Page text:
How to support your brain activity during holidays

Winter holidays are the time when we step away from our daily routines to spend time with our families and on ourselves, taking a break from work and everyday responsibilities. Although we are all waiting them with anticipation the whole year, some people who are workaholics may feel a little bit out of place when there is nothing left to do but relax. If your work requires everyday high brain activity you may find that you’ll need some time for adaptation to the quiet festive days when you don’t need to rack your brains that hard. Similar to that it would be a little bit frustrating when you’ll come back to your daily tasks and find out that you became estranged to them, experiencing sort of a “brain-jetlag” after a long break period. In this article we will provide you with some simple and fun ways on how to keep your brain sharp during the holidays without having to sacrifice time with your family.

Play games that involve thinking

Holidays are the perfect opportunity to spend quality time with your family, so why don’t you combine something pleasant with something beneficial for your brain activity? There are all sorts of brain games that you can play in a company and keep your brain sharp underway. You don’t have to leave your home or have special equipment to enjoy playing group games in a big company, although the most fun of them are the board games. There are hundreds of board games on the market, but some of the eternal classics that remain unchanged are Monopoly, Dixit, Scrabble, and of course good old chess. Of course, this is not a rocket science, but it’s still enough to ensure your gears are spinning and don’t cover with rust during the festive season. Plus it’s a lot of fun, and sometimes can even train your brain to think out of the box.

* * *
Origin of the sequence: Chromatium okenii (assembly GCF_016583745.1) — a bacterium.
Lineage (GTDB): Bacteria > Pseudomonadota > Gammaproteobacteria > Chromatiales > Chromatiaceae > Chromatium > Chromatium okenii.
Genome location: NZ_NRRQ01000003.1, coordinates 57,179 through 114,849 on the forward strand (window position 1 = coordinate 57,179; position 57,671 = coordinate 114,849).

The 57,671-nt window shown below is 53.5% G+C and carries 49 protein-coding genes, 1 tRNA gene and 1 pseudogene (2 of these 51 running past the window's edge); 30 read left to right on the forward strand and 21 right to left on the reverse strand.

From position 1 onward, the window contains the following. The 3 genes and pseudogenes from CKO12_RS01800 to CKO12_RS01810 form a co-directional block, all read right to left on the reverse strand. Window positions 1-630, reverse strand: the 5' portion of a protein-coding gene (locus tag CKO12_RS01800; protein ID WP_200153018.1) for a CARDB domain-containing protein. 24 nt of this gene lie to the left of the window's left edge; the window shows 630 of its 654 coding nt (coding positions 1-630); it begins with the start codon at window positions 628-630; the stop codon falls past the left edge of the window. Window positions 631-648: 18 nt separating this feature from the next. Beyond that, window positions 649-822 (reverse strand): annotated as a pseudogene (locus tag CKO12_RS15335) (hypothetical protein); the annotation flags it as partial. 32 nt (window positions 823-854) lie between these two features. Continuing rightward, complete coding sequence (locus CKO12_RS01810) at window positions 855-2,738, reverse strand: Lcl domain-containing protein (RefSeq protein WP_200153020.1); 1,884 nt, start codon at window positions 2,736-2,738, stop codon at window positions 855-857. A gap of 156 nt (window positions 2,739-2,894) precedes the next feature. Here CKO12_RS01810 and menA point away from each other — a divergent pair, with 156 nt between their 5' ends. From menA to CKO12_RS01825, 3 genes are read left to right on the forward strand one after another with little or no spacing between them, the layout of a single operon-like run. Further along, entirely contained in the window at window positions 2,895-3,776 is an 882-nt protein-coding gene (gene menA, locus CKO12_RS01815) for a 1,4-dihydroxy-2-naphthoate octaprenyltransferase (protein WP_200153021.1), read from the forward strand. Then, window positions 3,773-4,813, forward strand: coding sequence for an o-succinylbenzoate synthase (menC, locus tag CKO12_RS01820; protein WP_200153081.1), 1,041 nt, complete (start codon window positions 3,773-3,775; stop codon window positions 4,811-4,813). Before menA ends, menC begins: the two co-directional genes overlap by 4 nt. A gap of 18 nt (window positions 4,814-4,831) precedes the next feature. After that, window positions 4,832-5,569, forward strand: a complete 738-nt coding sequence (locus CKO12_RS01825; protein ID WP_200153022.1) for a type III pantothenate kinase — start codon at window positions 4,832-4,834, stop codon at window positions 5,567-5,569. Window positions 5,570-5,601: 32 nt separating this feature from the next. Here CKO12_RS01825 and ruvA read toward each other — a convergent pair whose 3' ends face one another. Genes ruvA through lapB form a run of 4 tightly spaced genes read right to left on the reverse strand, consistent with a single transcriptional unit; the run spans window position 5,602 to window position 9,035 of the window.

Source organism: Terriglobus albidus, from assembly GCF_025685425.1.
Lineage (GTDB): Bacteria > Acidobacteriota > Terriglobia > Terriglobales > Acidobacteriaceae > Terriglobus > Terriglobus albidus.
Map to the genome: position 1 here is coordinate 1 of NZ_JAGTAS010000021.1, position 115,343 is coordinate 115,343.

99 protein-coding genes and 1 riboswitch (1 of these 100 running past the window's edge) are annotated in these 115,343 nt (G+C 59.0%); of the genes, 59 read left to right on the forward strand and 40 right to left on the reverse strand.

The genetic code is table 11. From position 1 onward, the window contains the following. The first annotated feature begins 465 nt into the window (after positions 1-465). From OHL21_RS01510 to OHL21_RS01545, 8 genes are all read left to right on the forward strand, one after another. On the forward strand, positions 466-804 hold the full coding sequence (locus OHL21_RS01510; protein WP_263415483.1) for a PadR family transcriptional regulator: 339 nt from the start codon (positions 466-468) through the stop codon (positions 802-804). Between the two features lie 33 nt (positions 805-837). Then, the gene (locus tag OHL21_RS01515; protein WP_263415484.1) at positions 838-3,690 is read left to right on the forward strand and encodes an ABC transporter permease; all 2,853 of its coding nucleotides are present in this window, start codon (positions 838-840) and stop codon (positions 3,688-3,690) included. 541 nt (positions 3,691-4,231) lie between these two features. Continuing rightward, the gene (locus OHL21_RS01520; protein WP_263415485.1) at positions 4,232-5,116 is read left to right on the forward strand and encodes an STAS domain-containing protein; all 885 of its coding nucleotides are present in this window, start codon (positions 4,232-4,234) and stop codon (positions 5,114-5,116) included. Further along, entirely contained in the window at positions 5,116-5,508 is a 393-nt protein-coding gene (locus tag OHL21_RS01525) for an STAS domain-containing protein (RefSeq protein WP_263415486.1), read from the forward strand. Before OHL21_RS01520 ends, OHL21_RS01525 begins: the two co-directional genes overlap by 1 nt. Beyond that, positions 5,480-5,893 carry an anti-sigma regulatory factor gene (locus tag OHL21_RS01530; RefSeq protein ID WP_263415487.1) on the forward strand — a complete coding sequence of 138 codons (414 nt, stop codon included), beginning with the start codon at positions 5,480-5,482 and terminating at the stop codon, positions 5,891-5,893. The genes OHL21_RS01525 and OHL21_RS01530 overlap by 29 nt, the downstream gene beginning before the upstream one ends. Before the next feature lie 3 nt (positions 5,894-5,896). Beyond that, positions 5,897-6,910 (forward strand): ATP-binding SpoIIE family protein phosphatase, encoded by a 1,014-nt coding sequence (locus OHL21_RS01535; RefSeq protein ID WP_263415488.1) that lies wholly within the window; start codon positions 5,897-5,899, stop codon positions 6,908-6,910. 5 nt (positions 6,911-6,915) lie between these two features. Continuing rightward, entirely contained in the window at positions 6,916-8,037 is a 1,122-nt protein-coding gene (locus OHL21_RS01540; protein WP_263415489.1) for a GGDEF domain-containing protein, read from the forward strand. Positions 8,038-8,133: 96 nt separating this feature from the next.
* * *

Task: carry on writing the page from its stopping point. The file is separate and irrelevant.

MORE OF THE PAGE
monopoly-board-game

Don’t clutter up your brain with too much information

Holidays – especially winter ones – is the time when everyone is hyped, when so much is going on not only around you, but in the whole world as well. People love to share information and it spreads from everywhere – your family, your friends, news broadcasting, radio – you name it. Your aunt that came to visit you on holidays, wants to tell everything that happened during this year, TV overwhelm you with an avalanche of information – too many Christmas movies, too many stories, too many things to process. No wonder all this abundance of facts cause you a headache. And the worst part is that with all this data-cluster you may forget the things that really matter. We are not telling that you should turn off TV for good and cut communication with your relatives – but if you can avoid useless information, you should do it as often as possible. A good movie or a book is harmless, but the social media post about the dog that ate the whole festive turkey is not essential information. Always remember Sherlock Holmes, who compared human mind with an empty attic – it doesn’t have rubber walls, so you should chose carefully what you should take into it, or risk crowding up really useful information.

Drink less alcohol

This actually should be our first and most important tip on this list. It’s clear that alcohol affects brain activity – just a few drinks can make your vision blurry, speech becomes slurry, your reactions are slowed down and sometimes you can’t even remember some episodes. But there is much more to that than just these obvious symptoms. A person who drinks heavily over a long period of time experience cognitive deficits when he sobers up – and winter holidays are long enough for you to feel these effects, because even moderate drinking leads to short-term impairment. People who drink a huge amount of alcohol suffer brain shrinkage and cognitive dysfunction as a result – nothing deadly (unless it was caused by liver failure or thiamine deficiency), but still if you want to feel at your best – better to skip a few drinks.

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